History of the Sooke Potholes

August 10, 2020

Have you been to the Sooke Potholes, floated in one of the many pools of water and wondered "how did these get here?" Well, we are glad you asked! Glacial action during the last ice age 15,000 years ago is responsible for the formations. The moving, melting ice packs stripped the surface area and carved a path deep into the natural bedrock. Huge boulders carried along by the rushing river became lodged, were swirled against the canyon walls and consequently carved out the potholes that can be seen today. The potholes are a unique feature on Vancouver Island, providing some of the best swimming in their clear, deep, and refreshing waters.

The T’Sou-ke First Nation predates the arrival of European settlers in the area, and continues to make use of the surrounding area. As the town of Sooke was built up in the 1900’s the potholes became a more and more popular picnic and recreational spot. In 1972, the Provincial Government, recognizing the increasing pressure of human use on the non-maintained site and trails, designated the lower portion of the river a BC Park, and installed pit toilets, upgraded existing facilities, and committed to maintaining the trails. The upper section, still popular with visitors, remained unprotected and open to logging, as it was still crown land. In 2005, after years of fundraising, a $200,000 donation from Shaw Communications, and a 2.4 million dollar pledge from the Capital Regional District, The Land Conservancy was able to purchase the land surrounding the upper reaches of the Potholes and turn it in to a regional park. Overseen since then by the CRD, the Sooke Potholes are now fully protected from end to end. If you haven’t yet been, the Sooke Potholes are a local favourite and a convenient 11 minute drive or 29 minute bicycle ride from Sunriver Estates and RiversEdge Village.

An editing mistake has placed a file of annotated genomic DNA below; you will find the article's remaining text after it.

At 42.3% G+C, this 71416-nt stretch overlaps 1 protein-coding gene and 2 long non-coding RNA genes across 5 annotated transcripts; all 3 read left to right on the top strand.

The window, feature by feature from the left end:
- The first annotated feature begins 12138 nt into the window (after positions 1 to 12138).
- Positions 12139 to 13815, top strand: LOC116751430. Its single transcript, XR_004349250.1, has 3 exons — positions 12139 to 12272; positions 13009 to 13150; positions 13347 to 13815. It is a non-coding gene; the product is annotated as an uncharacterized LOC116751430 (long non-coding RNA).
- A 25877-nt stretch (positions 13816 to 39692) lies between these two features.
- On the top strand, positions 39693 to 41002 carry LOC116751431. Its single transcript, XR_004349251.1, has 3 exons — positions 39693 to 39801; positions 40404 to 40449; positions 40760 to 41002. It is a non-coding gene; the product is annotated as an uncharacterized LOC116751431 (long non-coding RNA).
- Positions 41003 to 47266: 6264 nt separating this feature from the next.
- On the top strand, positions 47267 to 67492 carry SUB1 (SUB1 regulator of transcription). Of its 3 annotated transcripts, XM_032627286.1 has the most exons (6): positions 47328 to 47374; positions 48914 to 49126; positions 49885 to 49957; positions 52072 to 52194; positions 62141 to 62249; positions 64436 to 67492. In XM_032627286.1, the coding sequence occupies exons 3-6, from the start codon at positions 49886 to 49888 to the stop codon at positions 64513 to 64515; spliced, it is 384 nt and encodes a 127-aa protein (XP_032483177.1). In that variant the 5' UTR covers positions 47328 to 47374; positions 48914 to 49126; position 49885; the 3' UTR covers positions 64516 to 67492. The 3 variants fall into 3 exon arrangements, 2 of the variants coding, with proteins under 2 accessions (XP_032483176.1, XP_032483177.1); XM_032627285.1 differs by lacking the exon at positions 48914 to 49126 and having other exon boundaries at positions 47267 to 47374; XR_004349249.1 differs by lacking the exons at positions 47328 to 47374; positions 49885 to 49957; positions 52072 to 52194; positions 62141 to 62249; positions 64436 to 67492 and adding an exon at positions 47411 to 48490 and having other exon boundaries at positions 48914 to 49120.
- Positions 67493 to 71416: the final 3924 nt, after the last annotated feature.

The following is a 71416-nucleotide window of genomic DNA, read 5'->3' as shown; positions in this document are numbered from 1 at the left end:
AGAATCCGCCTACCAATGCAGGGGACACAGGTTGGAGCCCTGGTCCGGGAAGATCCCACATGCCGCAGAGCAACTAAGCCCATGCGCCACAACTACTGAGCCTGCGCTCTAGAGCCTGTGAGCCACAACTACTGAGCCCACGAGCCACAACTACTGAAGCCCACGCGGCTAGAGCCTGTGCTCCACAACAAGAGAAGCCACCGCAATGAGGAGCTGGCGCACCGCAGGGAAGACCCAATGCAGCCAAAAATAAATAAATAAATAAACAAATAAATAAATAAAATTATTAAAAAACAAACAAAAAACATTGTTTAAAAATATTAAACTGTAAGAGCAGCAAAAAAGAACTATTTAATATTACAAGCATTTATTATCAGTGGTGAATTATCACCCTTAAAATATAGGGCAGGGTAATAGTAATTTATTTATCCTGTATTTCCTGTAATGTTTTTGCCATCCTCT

Sourced from: www.conservancy.bc.ca and www.bcparks.ca

Photo credit: Josh McCulloch